It’s hard to predict the future, according to Bill Taylor.
“From what I’ve learned in this business,” Taylor said, “the only good approach to the future is humility.”
But for someone who makes no claims of prophecy, Taylor still spends a lot of time thinking about the future. Taylor and co-founder Jody Nelson created kVA — now kVA by UL after UL acquired the company — to address safety in electronic automotive systems. As the managing director of the safety advisory consulting business, Taylor’s role is to analyze every particular aspect that could go wrong in an automobile, especially on functions that are so-called “safety critical.”
It’s an area that holds particular weight now that the industry is moving toward increasingly autonomous vehicles as more and more control is removed from drivers’ hands, Taylor said.
“If your car has a radio malfunction or your sync doesn’t work so you can’t connect your iPhone, that’s an annoyance,” he said. “But if you have some kind of bug or glitch in your steering system or your engine, you suddenly have a vehicle that’s out of control.”
Those challenges were front and center last month at the 2020 Consumer Electronics Show during a panel titled, quite bluntly, “Will the public ever fully trust autonomous vehicles?” Taylor, representing kVA by UL on the panel, noted that although autonomous vehicles are “very real and are certainly coming,” the vehicles still need to reach a level of nuance to be able to ensure safety critical functions work one hundred percent of the time.
“The fundamental reality is autonomous vehicles are going to be way safer. We’re going to save a lot of lives before this is all said and done.” – Bill Taylor, co-founder, kVA by UL
“We worry a lot about safety,” Taylor said. “It’s right to worry. But we have to remember that cars kill something like 40,000 people a year in this country. That’s a staggering number. And the fundamental reality is autonomous vehicles are going to be way safer. We’re going to save a lot of lives before this is all said and done.”
Autonomous vehicles in Greenville
Here’s just one example of a problem Taylor has to think about:
Let’s say an autonomous vehicle has to gauge whether or not a traffic light is red or green — a simple enough task. But let’s also say that it’s raining heavily on this particular day, and the lights are swaying in the wind. And let’s throw in a couple of birds that happen to be perched on the traffic light. For good measure, let’s also say that directly behind this traffic light is an illuminated billboard glowing the exact same shade of green as the traffic light. Can the car detect the light accurately?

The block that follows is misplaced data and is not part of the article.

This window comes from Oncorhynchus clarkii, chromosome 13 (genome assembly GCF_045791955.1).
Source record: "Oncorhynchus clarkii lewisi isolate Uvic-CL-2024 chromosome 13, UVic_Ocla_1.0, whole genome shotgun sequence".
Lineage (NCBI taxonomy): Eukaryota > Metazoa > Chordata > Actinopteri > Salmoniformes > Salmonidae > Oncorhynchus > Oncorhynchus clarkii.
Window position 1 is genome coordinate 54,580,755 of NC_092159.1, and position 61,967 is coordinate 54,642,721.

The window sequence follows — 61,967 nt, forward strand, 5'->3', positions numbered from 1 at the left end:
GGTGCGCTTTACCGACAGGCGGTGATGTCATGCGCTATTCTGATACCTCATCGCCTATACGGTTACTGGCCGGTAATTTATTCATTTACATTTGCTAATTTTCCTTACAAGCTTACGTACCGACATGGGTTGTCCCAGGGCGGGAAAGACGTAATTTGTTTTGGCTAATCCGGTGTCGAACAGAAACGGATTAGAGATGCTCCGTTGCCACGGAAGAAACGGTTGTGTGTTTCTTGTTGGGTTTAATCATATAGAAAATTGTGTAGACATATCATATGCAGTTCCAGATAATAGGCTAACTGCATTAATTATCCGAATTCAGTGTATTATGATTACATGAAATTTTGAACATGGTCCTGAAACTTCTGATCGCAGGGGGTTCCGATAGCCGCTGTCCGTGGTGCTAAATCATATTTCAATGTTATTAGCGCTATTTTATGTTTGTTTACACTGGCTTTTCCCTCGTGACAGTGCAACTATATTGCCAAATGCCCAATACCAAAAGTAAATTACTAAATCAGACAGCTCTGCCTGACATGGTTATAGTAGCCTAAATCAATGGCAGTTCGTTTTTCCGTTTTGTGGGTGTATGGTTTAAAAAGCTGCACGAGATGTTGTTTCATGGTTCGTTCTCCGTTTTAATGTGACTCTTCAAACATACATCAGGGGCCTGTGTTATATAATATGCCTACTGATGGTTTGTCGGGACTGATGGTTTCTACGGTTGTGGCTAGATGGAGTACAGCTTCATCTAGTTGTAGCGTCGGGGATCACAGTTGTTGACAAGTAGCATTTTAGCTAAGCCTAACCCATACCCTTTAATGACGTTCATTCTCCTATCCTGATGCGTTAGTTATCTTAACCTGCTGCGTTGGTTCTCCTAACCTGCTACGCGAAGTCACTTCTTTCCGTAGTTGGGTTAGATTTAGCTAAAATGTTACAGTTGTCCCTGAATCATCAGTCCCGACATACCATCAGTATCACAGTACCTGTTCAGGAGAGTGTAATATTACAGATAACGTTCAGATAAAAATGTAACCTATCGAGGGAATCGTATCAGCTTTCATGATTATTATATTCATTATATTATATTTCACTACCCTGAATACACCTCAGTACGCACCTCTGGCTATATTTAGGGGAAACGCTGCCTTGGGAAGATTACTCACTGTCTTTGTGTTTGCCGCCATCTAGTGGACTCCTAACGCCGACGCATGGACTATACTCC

For problems like this, Taylor said, three-dimensional mapping comes into play.
In places such as Greenville, the odds that we’ll soon see fully autonomous vehicles capable of zooming us from downtown to Woodruff Road to Spartanburg and back again are highly unlikely, according to Taylor. But what is possible in the short term are localized autonomous vehicle services, such as self-driving Uber or Lyft vehicles, that operate within set parameters.
“Autonomous vehicles tend to work completely and safely within a certain domain,” Taylor said.
Through three-dimensional mapping, the surroundings of a small downtown area like Greenville’s can be outlined in such a way as to note even the smallest of details — the street signs, the potholes, the curve of overhanging tree branches — as well as the traffic patterns of pedestrians.
“Fully autonomous vehicles that do everything are still probably many decades away, but safe autonomous vehicles that operate within a certain domain are coming very soon — within the next five to 10 years,” Taylor said.
Not all autonomous vehicles will function the same either, Taylor said. Partial autonomy is also right on the horizon, with options that could allow drivers to enter a “highway mode,” for example, that allows a car to drive itself on highway, with a human taking over control as the vehicle approaches an exit ramp. All systems, however, must be designed so that they can be easily and naturally overridden by a human driver.
The future may be hard to predict, but Taylor at least has a hunch.
Asked whether or not the grandchildren of millennials will have driver’s licenses, Taylor said, “I wouldn’t bet on it.”
But then there’s a different kind of future he can easily imagine, a Greenville in which people use fully autonomous vehicles in their daily routines — getting to school and work, for example — until perhaps a warm Saturday morning comes along. The air is fresh and the country roads beckon.
“If there are some nice country roads and I have a car that’s fun to drive and I just want to drive it, to enjoy that feeling, that’s when I’ll take it out on my own,” Taylor said. “Autonomy is very real, and it’s definitely coming, but I think people will still be driving on their own for many years to come.”